As I am trying to decide if I want to eat PB&Js or a tomato and cheese sandwich, I keep thinking about the jab back and forth at work last night. As I got in, Lily was trying to find out what restaurants would be open (Shabbat) and deliver at 11pm. Hannan asked me and I my response was I think just dominoes. He pushed for something more and my response was that I don’t make enough to order out that much. His response was something along the lines of ‘well, you don’t look like your missing out on any meals.’
I want to punch capitalists.
So, yes, I do want to punch capitalists. But the back and forth was just another example that I still struggle with. Hannan is the assistant hotel manager. And I am an entry-level front desk agent. There is enough space between us on the figurative ladder that jabs about my weight wouldn’t be appropriate in America. Yet here, it doesn’t matter.
(insert after rereading: Just in case, I want to make sure that anyone who might know Hannan, he is actually my favorite manager and the one I respect the most. I actually find myself making mental notes on his management style so I can be like that when I get back into management. This was just a one-off example).
But, I did recently move apartments. I now live with two native-born Israelis. One doesn’t speak English at all and the second isn’t very confident. So 99% of the time, I’m speaking Hebrew at home now. It is an adjustment to living with two straight men. But overall things are better – other than the four-story walk up.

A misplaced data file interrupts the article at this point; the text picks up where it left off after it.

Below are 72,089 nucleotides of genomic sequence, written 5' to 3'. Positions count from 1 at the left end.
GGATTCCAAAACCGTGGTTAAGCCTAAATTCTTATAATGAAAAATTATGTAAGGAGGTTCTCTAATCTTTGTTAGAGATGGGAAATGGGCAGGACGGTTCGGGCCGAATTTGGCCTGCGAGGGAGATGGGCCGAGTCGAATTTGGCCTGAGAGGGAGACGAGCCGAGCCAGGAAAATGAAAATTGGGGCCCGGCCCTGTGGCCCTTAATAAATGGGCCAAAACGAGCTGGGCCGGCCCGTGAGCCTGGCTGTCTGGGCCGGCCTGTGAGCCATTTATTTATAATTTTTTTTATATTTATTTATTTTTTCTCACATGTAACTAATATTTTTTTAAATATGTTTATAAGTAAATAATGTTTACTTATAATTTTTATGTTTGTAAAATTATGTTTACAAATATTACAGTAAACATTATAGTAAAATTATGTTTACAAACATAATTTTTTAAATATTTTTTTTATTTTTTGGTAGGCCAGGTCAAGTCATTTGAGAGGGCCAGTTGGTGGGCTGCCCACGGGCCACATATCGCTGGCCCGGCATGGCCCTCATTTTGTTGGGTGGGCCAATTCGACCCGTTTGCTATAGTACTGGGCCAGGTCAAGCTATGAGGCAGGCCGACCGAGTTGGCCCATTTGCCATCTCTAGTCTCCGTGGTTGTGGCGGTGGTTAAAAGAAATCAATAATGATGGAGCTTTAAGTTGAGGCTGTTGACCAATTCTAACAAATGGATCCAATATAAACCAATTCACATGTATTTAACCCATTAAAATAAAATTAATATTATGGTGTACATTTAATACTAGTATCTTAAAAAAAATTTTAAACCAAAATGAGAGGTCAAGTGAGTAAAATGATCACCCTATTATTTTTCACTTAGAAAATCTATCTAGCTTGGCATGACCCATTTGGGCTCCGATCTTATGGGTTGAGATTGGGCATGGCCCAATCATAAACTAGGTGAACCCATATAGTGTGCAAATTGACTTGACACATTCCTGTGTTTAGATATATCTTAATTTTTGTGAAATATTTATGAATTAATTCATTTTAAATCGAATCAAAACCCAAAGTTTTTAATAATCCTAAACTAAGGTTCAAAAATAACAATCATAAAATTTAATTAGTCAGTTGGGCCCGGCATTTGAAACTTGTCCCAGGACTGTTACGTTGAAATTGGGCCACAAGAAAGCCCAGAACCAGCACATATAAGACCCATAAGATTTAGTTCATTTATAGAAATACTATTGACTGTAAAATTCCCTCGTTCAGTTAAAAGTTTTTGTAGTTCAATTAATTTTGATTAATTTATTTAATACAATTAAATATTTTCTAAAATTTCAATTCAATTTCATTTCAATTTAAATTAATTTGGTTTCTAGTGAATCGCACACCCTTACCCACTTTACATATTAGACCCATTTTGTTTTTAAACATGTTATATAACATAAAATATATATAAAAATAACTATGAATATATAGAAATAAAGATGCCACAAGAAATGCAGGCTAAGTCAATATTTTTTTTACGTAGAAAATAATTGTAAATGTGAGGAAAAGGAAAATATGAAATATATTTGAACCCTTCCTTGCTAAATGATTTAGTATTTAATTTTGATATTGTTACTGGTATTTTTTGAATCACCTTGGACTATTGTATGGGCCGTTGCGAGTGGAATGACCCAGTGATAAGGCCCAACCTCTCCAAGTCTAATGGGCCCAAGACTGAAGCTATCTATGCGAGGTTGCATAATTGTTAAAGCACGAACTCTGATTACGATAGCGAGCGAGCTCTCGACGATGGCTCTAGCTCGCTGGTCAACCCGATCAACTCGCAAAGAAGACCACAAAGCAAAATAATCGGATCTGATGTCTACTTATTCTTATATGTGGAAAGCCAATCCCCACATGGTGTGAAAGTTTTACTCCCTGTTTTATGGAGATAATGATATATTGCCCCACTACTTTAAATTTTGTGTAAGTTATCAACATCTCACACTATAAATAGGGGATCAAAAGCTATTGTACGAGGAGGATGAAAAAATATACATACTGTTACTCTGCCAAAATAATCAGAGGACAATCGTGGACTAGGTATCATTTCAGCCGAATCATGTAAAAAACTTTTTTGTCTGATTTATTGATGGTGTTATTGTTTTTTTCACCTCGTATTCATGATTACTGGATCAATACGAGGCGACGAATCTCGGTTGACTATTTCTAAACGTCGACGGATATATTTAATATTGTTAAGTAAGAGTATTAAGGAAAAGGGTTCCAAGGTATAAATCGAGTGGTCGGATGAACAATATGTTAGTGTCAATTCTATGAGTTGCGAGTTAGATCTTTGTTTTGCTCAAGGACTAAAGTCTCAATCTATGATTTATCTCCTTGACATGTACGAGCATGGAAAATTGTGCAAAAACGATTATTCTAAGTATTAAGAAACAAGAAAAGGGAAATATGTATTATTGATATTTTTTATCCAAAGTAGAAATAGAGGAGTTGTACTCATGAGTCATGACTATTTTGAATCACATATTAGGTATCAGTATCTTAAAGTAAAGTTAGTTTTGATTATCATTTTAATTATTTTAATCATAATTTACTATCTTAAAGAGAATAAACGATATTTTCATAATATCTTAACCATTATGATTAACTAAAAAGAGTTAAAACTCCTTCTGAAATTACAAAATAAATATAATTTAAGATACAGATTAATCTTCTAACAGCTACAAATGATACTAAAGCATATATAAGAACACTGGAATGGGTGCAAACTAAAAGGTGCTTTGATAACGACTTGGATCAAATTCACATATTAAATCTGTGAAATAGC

So, the only other thing I kind of wanted to write down was about depression. I have seen my warning signs for months, but I also so some signs of improvement – like wanting to dance, or go out, or make new friends. I think I’m learning how to see when an episode is coming on and I’m subconsciously trying to fight it off. I first noticed this episode was coming when I had a week of non stop, relentless, almost aching urge to have that clean pill high I used to get. I miss alcohol but there are days I would give my arm for a bottle of oxy. (as an aside, one of the many pluses for living in this country is that it is much harder to get RX pills here… so no worries on any relapses or anything.) So yeah, I’ve seen this depression episode coming. And then this past week, there was just too much happening to fight it off. I applied for a new job at a hotel opening in a couple of months. I pass the interview and have some sort of computer test this coming monday. Now, I got through the interview with 90% being in Hebrew, but towards the end, when he was talking the timeline of starting work and all that, some things flew over my head and I didn’t ask for clarification. So, I wasn’t sure when to put in my one month notice here (another difference to America. If I leave my job without giving a one month notice, I have to pay them something close to a one month paycheck…). Anyway, I went to HR and told her of my intent to leave and then asked all sorts of questions since I am very honest about not knowing what I need to do and what is due to me. Not to mention the fact that I now have to pay almost 5k for the hebrew course work paid for. She. Got. Pissed.
After the second time of her loosing her cool, I just closed down and was like, ok, right. ah huh. anything else? cool. Needless to say, I’m not going to wait around on putting that notice in. Even if I have a couple of weeks without work (since the new hotel doesn’t open for two months), I think just being away from this particular hotel is going to be worth it.
**After reading that once: got the new job, didn’t spend too long in depression but also still fighting it off. And again, sorry for all the errors.